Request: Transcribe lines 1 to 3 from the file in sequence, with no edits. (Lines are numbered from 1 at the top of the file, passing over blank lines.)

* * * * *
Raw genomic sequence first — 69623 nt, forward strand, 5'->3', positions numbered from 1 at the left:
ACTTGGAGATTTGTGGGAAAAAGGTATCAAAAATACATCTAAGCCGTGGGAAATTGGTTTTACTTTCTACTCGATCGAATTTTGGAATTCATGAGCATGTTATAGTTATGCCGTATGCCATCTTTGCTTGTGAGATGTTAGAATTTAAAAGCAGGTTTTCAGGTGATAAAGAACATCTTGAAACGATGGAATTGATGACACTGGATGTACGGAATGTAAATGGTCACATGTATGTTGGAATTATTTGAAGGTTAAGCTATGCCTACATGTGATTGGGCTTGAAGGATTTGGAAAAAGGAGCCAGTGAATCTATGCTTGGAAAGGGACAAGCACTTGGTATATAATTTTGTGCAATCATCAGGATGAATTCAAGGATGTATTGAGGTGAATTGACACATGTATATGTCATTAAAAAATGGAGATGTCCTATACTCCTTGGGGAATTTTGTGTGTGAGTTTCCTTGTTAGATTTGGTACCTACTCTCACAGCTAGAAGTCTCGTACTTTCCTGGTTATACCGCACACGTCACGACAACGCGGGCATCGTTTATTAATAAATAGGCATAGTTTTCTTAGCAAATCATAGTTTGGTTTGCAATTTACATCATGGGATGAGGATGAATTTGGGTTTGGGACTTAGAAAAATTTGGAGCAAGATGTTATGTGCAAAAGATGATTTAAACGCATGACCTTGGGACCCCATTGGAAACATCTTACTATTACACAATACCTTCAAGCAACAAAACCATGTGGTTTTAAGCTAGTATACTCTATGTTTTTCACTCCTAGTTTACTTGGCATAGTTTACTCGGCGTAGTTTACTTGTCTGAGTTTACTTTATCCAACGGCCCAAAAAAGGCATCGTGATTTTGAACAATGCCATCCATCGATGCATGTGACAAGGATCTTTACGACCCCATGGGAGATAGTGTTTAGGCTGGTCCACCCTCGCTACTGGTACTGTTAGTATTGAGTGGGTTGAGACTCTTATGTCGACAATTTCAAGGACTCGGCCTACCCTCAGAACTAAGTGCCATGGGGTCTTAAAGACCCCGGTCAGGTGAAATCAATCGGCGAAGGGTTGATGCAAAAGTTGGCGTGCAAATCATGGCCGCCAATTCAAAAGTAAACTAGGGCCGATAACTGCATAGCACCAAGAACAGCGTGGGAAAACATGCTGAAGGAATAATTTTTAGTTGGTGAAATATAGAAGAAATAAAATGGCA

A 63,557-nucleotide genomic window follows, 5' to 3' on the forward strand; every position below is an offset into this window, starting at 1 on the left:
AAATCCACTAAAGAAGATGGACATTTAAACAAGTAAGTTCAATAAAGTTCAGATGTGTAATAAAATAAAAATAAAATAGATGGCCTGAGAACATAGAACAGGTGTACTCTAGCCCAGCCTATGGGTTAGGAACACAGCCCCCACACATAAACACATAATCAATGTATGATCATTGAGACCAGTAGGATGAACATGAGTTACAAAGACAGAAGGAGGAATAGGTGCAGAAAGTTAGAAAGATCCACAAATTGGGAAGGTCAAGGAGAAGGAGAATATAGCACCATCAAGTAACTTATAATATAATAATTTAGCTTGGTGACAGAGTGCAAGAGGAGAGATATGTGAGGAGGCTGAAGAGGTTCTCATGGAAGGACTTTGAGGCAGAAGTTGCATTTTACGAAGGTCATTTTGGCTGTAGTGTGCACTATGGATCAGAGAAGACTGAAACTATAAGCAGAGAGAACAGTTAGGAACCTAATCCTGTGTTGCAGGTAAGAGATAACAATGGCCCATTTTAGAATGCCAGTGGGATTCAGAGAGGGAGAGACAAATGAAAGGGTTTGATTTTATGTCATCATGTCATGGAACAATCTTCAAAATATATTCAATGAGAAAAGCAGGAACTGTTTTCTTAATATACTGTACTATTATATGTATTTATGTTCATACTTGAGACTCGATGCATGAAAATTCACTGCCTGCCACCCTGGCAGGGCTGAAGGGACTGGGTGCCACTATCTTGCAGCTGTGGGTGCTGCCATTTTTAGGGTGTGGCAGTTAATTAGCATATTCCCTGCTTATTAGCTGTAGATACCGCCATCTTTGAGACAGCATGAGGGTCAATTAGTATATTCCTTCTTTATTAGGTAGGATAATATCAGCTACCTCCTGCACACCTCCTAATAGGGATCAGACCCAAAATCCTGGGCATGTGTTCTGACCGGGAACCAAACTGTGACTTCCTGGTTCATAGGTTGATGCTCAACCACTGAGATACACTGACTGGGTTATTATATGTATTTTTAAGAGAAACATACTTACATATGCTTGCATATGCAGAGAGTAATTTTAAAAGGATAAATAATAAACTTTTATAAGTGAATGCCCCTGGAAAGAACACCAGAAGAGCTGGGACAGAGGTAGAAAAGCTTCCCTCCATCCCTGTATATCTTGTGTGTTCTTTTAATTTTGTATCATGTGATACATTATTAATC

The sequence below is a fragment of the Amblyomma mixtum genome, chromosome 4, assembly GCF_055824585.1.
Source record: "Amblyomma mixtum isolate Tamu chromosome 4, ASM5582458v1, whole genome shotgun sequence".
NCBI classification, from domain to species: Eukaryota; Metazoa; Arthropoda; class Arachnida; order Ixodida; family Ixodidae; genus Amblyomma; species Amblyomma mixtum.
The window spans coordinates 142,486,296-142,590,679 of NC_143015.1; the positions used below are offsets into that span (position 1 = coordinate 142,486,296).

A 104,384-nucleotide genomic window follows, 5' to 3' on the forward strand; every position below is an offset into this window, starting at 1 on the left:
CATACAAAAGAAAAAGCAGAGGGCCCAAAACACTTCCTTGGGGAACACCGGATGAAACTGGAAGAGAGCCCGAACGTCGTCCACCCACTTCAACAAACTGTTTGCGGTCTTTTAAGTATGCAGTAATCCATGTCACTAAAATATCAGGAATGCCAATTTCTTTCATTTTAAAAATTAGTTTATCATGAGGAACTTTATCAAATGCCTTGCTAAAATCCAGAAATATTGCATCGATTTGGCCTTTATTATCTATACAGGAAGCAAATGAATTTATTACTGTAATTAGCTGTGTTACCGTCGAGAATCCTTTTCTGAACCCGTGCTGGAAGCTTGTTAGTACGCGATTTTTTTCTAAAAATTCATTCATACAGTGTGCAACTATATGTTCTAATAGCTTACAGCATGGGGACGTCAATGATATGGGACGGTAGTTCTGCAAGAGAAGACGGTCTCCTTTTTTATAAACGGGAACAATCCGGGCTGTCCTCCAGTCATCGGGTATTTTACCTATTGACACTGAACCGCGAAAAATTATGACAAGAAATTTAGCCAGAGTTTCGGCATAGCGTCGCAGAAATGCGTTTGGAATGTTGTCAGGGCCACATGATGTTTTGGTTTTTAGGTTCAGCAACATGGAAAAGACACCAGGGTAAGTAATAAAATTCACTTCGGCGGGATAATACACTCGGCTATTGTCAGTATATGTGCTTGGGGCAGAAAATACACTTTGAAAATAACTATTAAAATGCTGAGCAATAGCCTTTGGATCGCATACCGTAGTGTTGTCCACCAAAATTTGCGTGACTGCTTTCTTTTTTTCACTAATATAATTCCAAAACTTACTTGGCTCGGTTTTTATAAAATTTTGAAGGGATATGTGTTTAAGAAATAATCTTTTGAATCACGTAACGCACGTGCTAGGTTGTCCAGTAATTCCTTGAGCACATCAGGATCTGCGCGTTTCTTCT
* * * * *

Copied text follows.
Raw genomic sequence first — 69623 nt, forward strand, 5'->3', positions numbered from 1 at the left:
ACTTGGAGATTTGTGGGAAAAAGGTATCAAAAATACATCTAAGCCGTGGGAAATTGGTTTTACTTTCTACTCGATCGAATTTTGGAATTCATGAGCATGTTATAGTTATGCCGTATGCCATCTTTGCTTGTGAGATGTTAGAATTTAAAAGCAGGTTTTCAGGTGATAAAGAACATCTTGAAACGATGGAATTGATGACACTGGATGTACGGAATGTAAATGGTCACATGTATGTTGGAATTATTTGAAGGTTAAGCTATGCCTACATGTGATTGGGCTTGAAGGATTTGGAAAAAGGAGCCAGTGAATCTATGCTTGGAAAGGGACAAGCACTTGGTATATAATTTTGTGCAATCATCAGGATGAATTCAAGGATGTATTGAGGTGAATTGACACATGTATATGTCATTAAAAAATGGAGATGTCCTATACTCCTTGGGGAATTTTGTGTGTGAGTTTCCTTGTTAGATTTGGTACCTACTCTCACAGCTAGAAGTCTCGTACTTTCCTGGTTATACCGCACACGTCACGACAACGCGGGCATCGTTTATTAATAAATAGGCATAGTTTTCTTAGCAAATCATAGTTTGGTTTGCAATTTACATCATGGGATGAGGATGAATTTGGGTTTGGGACTTAGAAAAATTTGGAGCAAGATGTTATGTGCAAAAGATGATTTAAACGCATGACCTTGGGACCCCATTGGAAACATCTTACTATTACACAATACCTTCAAGCAACAAAACCATGTGGTTTTAAGCTAGTATACTCTATGTTTTTCACTCCTAGTTTACTTGGCATAGTTTACTCGGCGTAGTTTACTTGTCTGAGTTTACTTTATCCAACGGCCCAAAAAAGGCATCGTGATTTTGAACAATGCCATCCATCGATGCATGTGACAAGGATCTTTACGACCCCATGGGAGATAGTGTTTAGGCTGGTCCACCCTCGCTACTGGTACTGTTAGTATTGAGTGGGTTGAGACTCTTATGTCGACAATTTCAAGGACTCGGCCTACCCTCAGAACTAAGTGCCATGGGGTCTTAAAGACCCCGGTCAGGTGAAATCAATCGGCGAAGGGTTGATGCAAAAGTTGGCGTGCAAATCATGGCCGCCAATTCAAAAGTAAACTAGGGCCGATAACTGCATAGCACCAAGAACAGCGTGGGAAAACATGCTGAAGGAATAATTTTTAGTTGGTGAAATATAGAAGAAATAAAATGGCA

A 63,557-nucleotide genomic window follows, 5' to 3' on the forward strand; every position below is an offset into this window, starting at 1 on the left: